CUBA and many other countries will mark July 26 as a signature moment in revolutionary history, when Fidel Castro and his band of guerillas landed on the island in 1953 to begin their campaign to overthrow the US-backed Batista dictatorship and finally liberate Cuba six years later.
Cuban heroes mentioned in modern histories tend to reference Jose Marti as one of the most significant original fighters against colonial occupation by Spanish imperialist forces.
He was an intellectual and revolutionary figure helping garner support for Cuban independence.
But long before the insurrections of the 19th century, a template had been established by an indigenous leader.
Hatuey, who died on February 2 1512 and was a Taino cacique (chief), was originally from the island of Hispaniola.
He lived in the early 16th century and fled to Cuba during the Spanish conquest.
He has attained legendary status for leading a group of natives in a fight against the invading Spaniards, and thus becoming one of the first fighters against colonialism in the New World. He is celebrated as Cuba’s first “national hero.”
The 2010 film, shot in Colombia, Even the Rain includes a cinematic account of Hatuey’s execution.
In 1511, Diego Velazquez set out from Hispaniola (modern-day Dominican Republic) to conquer the island of Cuba and to find things to steal like gold, money and people.
He was preceded, however, by Hatuey, who fled Hispaniola with a party of 400 in canoes and warned some of the native people of eastern Cuba about what to expect from the Spaniards.
The Tainos of western and central Cuba could not believe the horrendous message brought by Hatuey, and few joined him.
Bartolome de Las Casas later attributed the following speech to Hatuey. He showed the Taino of Caobana a basket of gold and jewels, saying: “Here is the God the Spaniards worship. For these they fight and kill; for these they persecute us and that is why we have to throw them into the sea…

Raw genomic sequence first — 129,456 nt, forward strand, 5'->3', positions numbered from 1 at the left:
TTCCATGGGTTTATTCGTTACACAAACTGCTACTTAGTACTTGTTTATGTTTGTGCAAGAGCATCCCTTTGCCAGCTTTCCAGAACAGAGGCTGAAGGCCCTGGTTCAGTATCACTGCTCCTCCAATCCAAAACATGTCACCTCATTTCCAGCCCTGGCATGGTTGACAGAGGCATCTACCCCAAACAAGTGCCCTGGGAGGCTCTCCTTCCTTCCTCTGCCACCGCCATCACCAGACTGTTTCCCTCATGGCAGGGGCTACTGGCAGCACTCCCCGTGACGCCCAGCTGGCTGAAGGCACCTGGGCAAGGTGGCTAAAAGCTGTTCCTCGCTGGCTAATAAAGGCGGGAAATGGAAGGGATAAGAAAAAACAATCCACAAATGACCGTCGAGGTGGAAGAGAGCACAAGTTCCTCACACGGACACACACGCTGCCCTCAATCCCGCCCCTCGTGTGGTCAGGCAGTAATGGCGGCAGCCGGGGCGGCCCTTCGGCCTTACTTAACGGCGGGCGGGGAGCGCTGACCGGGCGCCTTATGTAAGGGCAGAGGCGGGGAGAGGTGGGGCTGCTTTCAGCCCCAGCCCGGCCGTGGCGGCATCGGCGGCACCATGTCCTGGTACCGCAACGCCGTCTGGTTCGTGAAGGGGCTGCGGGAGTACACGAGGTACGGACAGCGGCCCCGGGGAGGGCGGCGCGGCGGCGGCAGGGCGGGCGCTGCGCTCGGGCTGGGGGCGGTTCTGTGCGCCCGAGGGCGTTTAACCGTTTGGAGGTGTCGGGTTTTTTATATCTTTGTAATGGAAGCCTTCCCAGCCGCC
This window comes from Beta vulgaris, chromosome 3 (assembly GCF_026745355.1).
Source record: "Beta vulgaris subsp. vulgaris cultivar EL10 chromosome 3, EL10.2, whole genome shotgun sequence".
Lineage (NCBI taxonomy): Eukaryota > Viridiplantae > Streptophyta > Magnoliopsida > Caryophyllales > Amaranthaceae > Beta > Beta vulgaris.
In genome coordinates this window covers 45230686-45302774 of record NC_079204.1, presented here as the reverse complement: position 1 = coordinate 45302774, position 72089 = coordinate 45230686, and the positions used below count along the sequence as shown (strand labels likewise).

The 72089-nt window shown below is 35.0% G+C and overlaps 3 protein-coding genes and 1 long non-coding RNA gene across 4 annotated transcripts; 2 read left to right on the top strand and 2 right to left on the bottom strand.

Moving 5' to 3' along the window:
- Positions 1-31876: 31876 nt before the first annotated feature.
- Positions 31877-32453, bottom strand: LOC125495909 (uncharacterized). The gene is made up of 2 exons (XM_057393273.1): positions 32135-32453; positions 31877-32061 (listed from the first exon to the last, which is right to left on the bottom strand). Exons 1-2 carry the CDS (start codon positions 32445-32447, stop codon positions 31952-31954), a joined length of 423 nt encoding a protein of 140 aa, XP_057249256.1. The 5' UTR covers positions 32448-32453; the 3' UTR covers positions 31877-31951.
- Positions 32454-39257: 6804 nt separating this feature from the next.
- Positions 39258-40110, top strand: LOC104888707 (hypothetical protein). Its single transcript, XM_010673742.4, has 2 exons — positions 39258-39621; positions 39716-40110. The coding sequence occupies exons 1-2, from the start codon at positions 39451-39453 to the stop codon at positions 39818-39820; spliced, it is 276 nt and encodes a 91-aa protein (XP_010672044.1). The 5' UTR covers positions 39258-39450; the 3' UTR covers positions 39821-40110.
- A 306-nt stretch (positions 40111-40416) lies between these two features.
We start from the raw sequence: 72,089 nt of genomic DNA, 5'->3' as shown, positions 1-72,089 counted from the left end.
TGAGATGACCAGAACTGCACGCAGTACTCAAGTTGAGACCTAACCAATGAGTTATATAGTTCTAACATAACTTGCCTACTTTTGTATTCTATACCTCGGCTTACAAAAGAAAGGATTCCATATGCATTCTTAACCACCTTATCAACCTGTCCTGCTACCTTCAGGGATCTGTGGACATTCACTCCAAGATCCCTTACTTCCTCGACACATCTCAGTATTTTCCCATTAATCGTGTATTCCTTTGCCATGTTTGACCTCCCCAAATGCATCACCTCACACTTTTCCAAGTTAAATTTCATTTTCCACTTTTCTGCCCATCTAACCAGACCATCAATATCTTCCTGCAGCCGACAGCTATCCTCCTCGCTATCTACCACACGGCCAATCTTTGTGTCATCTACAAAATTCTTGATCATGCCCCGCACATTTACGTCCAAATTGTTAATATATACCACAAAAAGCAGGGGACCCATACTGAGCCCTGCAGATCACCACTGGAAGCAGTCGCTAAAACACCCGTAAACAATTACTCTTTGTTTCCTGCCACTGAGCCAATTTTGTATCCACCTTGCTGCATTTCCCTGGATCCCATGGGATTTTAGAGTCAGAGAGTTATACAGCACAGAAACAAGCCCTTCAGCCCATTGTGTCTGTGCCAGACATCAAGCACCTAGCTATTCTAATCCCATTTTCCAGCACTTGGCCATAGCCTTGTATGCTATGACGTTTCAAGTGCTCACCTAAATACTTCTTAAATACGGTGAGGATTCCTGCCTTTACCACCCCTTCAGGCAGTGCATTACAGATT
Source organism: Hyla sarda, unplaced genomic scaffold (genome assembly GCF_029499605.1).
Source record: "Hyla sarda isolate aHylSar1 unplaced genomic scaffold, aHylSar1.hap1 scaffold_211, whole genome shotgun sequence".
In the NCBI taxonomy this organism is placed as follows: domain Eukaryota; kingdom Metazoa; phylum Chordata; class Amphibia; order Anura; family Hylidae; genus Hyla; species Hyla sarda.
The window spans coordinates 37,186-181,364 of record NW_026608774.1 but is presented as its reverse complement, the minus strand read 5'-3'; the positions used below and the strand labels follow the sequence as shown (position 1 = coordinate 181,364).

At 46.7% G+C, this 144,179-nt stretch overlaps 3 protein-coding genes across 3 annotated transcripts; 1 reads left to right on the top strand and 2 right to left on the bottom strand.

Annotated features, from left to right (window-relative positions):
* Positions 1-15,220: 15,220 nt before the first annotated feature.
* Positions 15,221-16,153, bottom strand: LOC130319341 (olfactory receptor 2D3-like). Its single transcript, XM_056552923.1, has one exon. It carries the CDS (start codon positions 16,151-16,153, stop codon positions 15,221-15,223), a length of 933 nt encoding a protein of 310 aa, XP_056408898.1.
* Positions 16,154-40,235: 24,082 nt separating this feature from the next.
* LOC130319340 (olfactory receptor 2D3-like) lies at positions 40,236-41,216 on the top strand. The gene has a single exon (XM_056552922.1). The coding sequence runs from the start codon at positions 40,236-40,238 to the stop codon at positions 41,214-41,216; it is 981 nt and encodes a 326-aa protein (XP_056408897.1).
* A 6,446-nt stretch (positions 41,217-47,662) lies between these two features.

“They tell us, these tyrants, that they adore a God of peace and equality, and yet they usurp our land and make us their slaves.
“They speak to us of an immortal soul and of their eternal rewards and punishments, and yet they rob our belongings, seduce our women, violate our daughters.
“Incapable of matching us in valour, these cowards cover themselves with iron that our weapons cannot break.”
Hatuey’s strategy against the Spaniards was to attack, guerilla fashion, and then disperse to the hills, where the Indians would regroup for the next attack.
For about three months Hatuey’s tactics kept the Spaniards on the defensive, afraid to leave their fort at Baracoa.
Fidel Castro was to use these very same tactics against the heavily armed military of Batista.
Hatuey and his fighters were able to kill at least eight Spanish soldiers.
Eventually, using mastiffs and torturing the native people for information, the Spaniards succeeded in capturing him.
On February 2 1512, he was tied to a stake and burned alive at Yara, near the present-day city of Bayamo.
Before he was burned, a priest asked Hatuey if he would accept Jesus and go to heaven.
Las Casas recalled the reaction of the chief. Thinking a little, he asked the religious man if Spaniards went to heaven. The religious man answered yes…
The chief then said without further thought that he did not want to go there but to hell so as not to be where they were and where he would not see such cruel people.
The town of Hatuey, located south of Sibanicu in the Camaguey province of Cuba, was named after the Taino hero.
Hatuey also lives on in as a beer brand name. Beer has been brewed in Santiago de Cuba and sold under the Hatuey brand name since 1927, initially by the Cuban company, Compania Ron Bacardi SA.
After nationalisation of industry in 1960 by the Castro liberation, brewing was taken over by Empresa Cerveceria Hatuey Santiago.
Hatuey is also a brand of a type of sugary, non-alcoholic malt beverage called Malta, a brand of soda cracker and the logo of the Cuban cigar and cigarette brand Cohiba is a picture of Hatuey.